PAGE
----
- If Permitted, the Hunt Would Doom the Pacific Coast Feeding Group (PCFG) to Certain Extinction: In its DEIS, NMFS repeatedly (but dismissively) acknowledges the risks to a small population of resident Eastern Pacific gray whales — known as the Pacific Coast Feeding Group (PCFG) — occasioned by any degree of whale hunting and admits that a great deal of uncertainty remains as to whether PCFG whales are within their optimal sustainable population range, which is the bellwether of cetacean protection under the MMPA. Despite this uncertainty, NMFS appears all too ready to authorize hunts of PCFG whales. This error is compounded by NFMS’ decision to proceed with this DEIS without first determining whether the PCFG should be designated as a stock under the MMPA. Throughout the DEIS, the agency repeatedly notes that it “does not recognize the PCFG as a ‘population stock’ as [it] interpret[s] that term under the MMPA, but [it] [has] stated that the PCFG seems to be a distinct feeding aggregation and may warrant consideration as a distinct stock in the future.” U.S. Department of Commerce, National Oceanic and Atmospheric Administration, National Marine Fisheries Services, Northwest Region, Draft Environmental Impact Statement on the Makah Tribe Request to Hunt Gray Whales (2015), at 5 -1, 3-36, 3-130, & 5-36 By its own admission, NMFS’ analysis of the Makah permit is flawed.
- NMFS’ Analysis of Western North Pacific (WNP) Gray Whales is Fatally Deficient: The population of the WNP gray whale stock is extremely small – numbering no more (and likely less) than 140 animals. The WNP stock is also listed as “endangered” under the ESA and as “depleted” under the MMPA. Despite these dire circumstances, NMFS provides very little analysis in the DEIS of the potential effects of hunt alternatives on the WNP stock. NMFS’ abject failure to meaningfully address WNP whales is especially troubling given its admissions that the WNP stock is present in the Makah area and will likely be negatively affected by the proposed hunt. Moreover, NMFS has acknowledged that Makah hunters would likely mistakenly pursue a WNP whale, and further admitted that “[t]he loss of a single whale, particularly if it were a reproductive female, would be a conservation concern for this small stock.” What additional evidence does NMFS need to take the next logical step to conclude that, in light of the WNP stock’s precarious biological status and the high likelihood of, at the very least, extremely stressful encounters with the Makah hunters, absolutely no hunting should be permitted? The answer is of course that the agency has preordained that tribal whaling, in one form or another, will take place. This amounts to unlawful agency action.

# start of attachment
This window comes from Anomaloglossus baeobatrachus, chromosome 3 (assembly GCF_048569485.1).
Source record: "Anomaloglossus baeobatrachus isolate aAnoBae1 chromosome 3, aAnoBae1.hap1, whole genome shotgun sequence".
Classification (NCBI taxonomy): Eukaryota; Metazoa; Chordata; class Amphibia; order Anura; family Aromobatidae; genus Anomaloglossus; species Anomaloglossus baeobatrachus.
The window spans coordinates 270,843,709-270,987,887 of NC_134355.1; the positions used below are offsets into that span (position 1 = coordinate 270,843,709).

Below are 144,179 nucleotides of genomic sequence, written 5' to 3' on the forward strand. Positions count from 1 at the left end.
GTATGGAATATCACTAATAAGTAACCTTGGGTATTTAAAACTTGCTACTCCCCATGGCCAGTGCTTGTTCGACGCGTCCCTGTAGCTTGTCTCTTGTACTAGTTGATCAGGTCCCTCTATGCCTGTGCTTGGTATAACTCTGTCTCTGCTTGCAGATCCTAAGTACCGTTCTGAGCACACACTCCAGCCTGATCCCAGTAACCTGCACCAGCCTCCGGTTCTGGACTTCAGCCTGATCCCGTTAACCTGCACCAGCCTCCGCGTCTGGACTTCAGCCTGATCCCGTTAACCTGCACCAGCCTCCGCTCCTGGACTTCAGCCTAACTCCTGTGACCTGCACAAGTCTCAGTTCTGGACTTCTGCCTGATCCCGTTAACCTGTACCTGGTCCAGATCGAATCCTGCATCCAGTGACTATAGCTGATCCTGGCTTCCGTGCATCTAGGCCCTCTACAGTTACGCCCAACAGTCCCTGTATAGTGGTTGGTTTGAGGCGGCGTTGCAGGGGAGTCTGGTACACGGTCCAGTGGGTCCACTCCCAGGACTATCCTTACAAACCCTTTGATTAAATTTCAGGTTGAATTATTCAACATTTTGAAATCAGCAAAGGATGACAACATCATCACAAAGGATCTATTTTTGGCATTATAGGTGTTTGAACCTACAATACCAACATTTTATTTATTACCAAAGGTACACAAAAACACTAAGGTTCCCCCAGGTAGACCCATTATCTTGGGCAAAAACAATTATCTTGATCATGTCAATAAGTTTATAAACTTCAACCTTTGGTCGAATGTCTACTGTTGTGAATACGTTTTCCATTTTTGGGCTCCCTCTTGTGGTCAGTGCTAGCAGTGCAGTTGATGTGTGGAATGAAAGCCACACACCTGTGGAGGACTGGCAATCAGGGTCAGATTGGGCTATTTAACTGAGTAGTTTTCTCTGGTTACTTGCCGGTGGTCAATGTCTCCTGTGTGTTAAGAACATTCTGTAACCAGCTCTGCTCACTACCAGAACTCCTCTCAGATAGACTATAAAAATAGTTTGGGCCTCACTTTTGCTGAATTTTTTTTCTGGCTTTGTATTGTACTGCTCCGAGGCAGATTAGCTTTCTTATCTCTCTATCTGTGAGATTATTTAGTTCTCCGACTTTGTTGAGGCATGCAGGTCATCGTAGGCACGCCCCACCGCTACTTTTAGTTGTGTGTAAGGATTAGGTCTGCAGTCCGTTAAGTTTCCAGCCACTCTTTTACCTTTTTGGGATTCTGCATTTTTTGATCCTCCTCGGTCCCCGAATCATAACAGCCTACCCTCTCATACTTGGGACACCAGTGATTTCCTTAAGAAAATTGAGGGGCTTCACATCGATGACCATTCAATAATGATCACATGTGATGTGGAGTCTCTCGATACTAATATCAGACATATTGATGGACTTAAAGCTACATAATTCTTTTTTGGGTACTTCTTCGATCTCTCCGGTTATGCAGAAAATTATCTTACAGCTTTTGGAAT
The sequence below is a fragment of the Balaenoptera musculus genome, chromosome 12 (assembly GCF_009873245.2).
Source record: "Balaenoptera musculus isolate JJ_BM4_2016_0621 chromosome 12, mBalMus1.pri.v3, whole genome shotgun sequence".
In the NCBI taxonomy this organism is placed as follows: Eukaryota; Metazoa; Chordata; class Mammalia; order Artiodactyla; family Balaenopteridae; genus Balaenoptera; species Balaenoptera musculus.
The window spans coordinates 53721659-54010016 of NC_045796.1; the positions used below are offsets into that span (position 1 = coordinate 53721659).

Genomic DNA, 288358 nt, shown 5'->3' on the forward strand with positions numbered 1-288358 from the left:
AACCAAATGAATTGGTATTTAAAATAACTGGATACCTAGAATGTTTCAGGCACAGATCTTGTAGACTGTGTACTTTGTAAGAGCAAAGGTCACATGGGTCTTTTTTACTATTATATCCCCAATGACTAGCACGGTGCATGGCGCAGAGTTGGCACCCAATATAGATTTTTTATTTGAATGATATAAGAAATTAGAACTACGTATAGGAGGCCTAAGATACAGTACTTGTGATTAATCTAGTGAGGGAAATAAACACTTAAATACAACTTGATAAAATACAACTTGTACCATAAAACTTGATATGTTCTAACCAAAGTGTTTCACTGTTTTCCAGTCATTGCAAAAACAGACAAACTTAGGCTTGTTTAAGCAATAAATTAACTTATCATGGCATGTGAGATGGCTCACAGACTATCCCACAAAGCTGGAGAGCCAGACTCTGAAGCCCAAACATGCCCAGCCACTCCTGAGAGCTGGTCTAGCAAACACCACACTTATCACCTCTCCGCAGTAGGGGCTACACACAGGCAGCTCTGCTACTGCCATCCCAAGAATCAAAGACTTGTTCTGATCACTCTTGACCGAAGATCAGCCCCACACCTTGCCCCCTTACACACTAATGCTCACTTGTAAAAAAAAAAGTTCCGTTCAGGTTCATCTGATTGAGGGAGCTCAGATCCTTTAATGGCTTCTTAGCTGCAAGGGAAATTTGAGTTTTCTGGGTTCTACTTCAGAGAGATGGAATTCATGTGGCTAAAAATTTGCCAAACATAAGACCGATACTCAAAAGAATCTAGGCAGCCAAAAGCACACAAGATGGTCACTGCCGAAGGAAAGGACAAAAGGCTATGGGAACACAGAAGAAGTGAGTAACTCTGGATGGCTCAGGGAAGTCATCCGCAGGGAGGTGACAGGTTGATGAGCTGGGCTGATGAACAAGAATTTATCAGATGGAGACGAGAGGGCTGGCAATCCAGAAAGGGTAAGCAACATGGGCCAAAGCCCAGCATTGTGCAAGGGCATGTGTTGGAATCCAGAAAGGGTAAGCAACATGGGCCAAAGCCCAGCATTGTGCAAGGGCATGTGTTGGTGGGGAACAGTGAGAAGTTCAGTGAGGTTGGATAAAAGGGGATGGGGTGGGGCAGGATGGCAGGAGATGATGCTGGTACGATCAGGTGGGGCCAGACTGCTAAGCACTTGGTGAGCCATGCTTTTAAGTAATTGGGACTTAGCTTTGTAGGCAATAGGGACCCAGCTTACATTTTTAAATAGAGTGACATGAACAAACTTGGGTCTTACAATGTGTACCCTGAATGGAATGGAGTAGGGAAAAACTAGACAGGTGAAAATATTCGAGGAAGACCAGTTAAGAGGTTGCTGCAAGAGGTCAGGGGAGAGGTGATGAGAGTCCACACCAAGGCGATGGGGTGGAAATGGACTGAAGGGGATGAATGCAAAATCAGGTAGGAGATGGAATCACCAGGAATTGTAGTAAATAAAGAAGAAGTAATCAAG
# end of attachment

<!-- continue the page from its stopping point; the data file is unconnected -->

- NMFS Discounted and Overlooked Cumulative Impacts: Under NEPA, it is not enough for NMFS to simply consider the impacts of the proposed hunt. Rather, NMFS must also consider the “impact on the environment which results from the incremental impact of the action when added to other past, present, and reasonably foreseeable future actions regardless of what agency (Federal or non-Federal) or person undertakes such other actions.” NMFS failed to consider a multitude of cumulative impacts, including, for example, (1) military exercises, (2) marine energy and coastal development (e.g., a proposed phosphate mine near a critical nursery off Baja California), and (3) climate change. When the impacts of these activities and phenomena are added to the baseline – as they must be under NEPA – the impacts of the Makah hunt become much more serious.
For these reasons and more, SSL strongly urged NMFS to reverse its apparent course and to approve the “No Action Alternative” (i.e. deny the request to hunt). If the No Action Alternative receives approval, the WNP and PCFG gray whales will be permitted to continue feeding, playing and rearing their young in their ancestral waters without being chased, harpooned and shot. These small populations of magnificent, social and highly intelligent beings will be given the gift, sought by all sentient life on the planet, to live out their lives in peace. SSL cannot conceive of a better outcome.